I've been back to church from time to time - but just for weddings and christenings and the like. It feels foreign to me each time now - it feels like going back to primary school - you recognise it - and feel familiar with it - but you just don't fit in there any more. And usually when I'm there I wonder at the reason for the persisting religious intolerance to gay people, and the true lack of compassion which I felt was an essential Christian value... And why is it that people will much more readily just gloss past the issue rather than address it. Perhaps it is easier to live a life of faith rather than question things that seem, at least to me, so obviously flawed.

Life without religion, for me, is fantastic.
The dark side now seems to be labelled with a cross.

11 comments:

Christiaan said...

Really lovely post, Teehee.

Cx

Tom Cat from Bondi Beach said...

Yes agree 100% : all the religions seem intent on Controlling rather than Compassion.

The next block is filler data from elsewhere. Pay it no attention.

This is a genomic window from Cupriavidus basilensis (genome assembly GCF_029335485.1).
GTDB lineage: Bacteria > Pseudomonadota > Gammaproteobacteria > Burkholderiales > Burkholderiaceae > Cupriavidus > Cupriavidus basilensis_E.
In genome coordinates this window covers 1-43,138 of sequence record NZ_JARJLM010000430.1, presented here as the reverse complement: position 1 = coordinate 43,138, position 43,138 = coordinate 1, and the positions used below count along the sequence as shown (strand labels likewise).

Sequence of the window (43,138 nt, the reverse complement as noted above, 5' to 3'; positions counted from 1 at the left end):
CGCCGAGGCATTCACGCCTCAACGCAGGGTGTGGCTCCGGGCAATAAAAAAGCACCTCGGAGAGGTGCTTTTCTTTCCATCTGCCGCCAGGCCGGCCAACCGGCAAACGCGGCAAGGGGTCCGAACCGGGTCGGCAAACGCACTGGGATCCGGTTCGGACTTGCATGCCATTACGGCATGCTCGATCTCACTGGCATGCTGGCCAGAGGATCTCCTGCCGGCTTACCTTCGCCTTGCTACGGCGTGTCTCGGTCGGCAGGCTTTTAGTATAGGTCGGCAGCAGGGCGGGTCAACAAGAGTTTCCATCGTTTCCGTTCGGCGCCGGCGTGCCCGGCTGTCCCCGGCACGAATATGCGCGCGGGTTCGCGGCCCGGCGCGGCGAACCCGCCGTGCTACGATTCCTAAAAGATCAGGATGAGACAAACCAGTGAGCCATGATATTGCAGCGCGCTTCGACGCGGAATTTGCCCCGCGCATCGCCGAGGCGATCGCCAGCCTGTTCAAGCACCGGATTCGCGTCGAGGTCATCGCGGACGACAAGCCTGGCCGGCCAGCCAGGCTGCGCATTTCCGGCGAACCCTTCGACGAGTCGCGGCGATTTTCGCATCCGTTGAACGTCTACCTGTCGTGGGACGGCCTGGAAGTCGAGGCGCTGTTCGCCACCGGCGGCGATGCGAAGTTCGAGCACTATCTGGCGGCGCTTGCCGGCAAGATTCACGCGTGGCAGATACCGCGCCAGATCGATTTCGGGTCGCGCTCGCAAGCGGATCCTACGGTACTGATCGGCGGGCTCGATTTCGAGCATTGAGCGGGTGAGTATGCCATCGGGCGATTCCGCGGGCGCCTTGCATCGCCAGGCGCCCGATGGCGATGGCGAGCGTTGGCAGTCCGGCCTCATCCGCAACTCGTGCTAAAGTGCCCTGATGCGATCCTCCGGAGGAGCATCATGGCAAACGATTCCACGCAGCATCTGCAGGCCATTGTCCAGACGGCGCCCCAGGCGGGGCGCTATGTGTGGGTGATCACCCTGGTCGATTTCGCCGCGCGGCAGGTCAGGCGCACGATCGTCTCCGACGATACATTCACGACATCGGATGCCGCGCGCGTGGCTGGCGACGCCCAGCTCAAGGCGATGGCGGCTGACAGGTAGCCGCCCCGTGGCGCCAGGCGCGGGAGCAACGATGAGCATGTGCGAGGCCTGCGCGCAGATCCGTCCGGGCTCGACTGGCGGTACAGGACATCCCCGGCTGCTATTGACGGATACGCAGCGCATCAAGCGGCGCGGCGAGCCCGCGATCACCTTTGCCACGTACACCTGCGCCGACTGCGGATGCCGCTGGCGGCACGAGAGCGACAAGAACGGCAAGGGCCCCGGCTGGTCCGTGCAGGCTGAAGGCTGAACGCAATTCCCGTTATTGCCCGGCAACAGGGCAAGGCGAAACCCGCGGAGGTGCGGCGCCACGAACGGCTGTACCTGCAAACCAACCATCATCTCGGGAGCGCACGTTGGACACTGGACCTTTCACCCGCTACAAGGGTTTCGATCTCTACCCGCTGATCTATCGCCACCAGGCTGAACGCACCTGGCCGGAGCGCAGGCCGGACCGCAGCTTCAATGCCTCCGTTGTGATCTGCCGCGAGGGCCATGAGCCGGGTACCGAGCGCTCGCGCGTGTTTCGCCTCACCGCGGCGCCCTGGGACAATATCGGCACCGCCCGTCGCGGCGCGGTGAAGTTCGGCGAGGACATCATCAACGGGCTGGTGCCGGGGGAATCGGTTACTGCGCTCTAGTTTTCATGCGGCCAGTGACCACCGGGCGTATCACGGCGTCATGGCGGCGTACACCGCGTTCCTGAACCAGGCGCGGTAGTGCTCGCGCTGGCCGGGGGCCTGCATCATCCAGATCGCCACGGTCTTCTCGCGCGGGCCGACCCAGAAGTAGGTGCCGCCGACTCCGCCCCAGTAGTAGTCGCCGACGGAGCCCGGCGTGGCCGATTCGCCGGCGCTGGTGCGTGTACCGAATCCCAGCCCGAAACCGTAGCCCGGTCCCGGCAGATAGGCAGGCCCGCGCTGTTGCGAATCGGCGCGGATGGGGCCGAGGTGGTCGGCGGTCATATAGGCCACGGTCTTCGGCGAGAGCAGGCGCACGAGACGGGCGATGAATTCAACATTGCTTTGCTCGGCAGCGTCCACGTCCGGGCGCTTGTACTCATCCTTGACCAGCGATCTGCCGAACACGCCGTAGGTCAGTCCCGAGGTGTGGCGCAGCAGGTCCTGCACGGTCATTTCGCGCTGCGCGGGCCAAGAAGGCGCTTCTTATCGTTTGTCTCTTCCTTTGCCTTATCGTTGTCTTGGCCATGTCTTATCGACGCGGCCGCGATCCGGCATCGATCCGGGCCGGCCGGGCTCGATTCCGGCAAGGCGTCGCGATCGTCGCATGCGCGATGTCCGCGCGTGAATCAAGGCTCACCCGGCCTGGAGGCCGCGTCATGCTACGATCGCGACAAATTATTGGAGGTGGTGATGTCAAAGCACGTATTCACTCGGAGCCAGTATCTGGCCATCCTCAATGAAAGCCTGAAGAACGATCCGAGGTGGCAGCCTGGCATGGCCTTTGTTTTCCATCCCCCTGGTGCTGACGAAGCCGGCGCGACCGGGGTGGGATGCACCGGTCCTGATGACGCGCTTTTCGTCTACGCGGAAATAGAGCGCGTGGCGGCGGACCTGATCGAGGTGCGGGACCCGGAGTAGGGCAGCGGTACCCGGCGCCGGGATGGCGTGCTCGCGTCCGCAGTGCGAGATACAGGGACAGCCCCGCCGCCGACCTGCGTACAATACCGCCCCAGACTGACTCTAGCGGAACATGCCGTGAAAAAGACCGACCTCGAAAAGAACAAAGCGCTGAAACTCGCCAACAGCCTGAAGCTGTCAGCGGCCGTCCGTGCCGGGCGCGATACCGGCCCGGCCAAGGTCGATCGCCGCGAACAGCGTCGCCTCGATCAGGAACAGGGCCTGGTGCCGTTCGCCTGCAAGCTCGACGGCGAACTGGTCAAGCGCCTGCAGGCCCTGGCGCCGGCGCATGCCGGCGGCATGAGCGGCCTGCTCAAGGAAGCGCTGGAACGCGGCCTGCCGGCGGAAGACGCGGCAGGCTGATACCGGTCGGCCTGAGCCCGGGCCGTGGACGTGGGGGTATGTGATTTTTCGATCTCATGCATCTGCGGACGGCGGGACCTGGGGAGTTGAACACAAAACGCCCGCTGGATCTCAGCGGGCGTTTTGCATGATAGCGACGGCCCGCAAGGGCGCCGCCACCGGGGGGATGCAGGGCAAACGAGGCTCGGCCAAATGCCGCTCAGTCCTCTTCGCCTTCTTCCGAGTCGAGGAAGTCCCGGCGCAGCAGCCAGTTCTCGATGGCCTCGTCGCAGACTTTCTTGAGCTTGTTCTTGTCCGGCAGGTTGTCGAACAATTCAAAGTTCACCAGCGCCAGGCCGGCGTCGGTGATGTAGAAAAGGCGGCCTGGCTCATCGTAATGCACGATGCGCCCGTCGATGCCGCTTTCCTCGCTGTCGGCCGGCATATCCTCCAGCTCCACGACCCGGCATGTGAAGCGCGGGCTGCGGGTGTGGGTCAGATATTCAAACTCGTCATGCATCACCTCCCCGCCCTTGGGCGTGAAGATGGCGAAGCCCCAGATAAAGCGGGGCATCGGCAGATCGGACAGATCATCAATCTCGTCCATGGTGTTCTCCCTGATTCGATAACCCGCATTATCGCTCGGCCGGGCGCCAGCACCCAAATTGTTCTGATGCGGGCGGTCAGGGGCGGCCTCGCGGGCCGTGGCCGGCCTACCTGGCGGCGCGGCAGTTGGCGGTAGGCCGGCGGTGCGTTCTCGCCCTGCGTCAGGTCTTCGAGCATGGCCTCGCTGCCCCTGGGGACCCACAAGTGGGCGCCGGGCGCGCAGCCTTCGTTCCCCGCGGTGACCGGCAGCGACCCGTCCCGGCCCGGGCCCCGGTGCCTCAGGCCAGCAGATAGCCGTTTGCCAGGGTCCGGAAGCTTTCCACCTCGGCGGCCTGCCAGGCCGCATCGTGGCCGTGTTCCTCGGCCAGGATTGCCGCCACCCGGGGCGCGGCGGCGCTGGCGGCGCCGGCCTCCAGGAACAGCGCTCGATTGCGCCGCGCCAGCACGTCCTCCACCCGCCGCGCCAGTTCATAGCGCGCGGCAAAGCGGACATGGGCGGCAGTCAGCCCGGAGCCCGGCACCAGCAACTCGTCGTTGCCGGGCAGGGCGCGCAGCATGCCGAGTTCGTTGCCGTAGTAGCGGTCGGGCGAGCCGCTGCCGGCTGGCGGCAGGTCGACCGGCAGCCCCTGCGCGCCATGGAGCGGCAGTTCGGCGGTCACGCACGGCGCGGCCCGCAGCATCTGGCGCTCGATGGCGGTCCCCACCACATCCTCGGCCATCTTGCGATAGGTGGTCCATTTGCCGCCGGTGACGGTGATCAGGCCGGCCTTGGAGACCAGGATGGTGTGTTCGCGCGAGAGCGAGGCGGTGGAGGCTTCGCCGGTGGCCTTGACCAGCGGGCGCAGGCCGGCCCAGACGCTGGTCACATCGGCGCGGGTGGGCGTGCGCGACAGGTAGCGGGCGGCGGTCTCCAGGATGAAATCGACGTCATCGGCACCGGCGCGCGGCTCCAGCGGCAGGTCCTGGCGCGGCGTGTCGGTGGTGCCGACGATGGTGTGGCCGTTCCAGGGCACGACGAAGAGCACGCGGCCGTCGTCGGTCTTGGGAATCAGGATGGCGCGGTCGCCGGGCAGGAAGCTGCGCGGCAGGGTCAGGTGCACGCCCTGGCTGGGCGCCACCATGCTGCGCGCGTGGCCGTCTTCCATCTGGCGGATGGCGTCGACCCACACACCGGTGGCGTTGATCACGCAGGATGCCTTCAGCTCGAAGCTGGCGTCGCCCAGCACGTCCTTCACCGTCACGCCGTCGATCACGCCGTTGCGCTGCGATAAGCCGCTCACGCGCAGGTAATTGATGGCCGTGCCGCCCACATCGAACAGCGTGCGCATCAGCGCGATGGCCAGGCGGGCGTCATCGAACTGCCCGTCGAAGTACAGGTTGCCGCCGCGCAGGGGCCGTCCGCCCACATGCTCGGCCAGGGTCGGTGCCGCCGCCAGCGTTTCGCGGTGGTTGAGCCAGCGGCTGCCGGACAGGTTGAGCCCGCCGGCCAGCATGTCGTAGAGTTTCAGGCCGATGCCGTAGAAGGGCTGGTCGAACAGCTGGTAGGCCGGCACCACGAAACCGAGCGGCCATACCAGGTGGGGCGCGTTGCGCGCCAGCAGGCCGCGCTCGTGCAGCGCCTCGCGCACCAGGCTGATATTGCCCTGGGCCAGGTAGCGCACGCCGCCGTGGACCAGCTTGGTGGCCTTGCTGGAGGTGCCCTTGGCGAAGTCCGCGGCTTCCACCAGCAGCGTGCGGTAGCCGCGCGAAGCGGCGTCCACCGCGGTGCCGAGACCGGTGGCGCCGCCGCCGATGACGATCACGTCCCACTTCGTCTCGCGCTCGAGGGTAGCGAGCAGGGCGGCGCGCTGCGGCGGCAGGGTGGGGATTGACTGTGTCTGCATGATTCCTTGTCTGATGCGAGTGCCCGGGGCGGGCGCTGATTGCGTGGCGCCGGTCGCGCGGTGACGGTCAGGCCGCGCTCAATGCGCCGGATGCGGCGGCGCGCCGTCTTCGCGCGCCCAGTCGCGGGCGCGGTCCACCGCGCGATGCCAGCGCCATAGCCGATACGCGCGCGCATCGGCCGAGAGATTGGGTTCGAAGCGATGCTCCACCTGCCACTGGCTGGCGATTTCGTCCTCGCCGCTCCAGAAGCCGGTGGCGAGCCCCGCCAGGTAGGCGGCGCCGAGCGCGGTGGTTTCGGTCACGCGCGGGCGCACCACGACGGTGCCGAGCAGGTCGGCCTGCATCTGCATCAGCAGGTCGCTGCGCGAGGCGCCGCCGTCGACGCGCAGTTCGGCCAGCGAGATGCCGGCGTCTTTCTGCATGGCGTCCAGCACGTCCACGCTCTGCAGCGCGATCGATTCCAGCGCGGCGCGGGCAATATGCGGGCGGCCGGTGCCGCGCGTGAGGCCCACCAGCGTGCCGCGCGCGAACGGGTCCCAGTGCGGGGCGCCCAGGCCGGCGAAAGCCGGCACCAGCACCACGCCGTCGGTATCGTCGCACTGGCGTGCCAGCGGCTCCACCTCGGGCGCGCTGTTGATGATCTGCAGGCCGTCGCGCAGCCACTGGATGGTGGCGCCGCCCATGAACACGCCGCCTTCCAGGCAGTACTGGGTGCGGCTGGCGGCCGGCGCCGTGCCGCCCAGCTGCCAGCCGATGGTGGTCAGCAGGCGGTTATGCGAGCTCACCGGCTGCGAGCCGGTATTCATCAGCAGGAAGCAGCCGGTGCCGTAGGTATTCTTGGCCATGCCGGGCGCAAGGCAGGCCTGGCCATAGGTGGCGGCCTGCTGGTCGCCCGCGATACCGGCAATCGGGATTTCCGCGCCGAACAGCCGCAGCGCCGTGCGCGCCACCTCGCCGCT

wally said...

it will take a couple hard stiff drinks to get me back into a church! esspecially enduring mormonism for too many years and before that the baptist's?..slow thinker..lol

Trevor said...

Christiaan: Thank you!

Tom Cat: Yes sometimes I wonder what the motive of organised religions is... Though I do know some fantastic people who are involved with the church at various levels who I would trust with my life.

Wally: Keep away from the stiff drinks - just don't go...

Colin said...

Gay Christians particularly perplex me, why seek the good opinion of people who despise you and take every opportunity to ostracize the gay community. It’s a queer type of self immolation; fed by a misplaced sense isolation within and from ourselves. You don’t need to seek the approval of hypocrites to determine your self worth and value within society, your relationships are not less because your gay.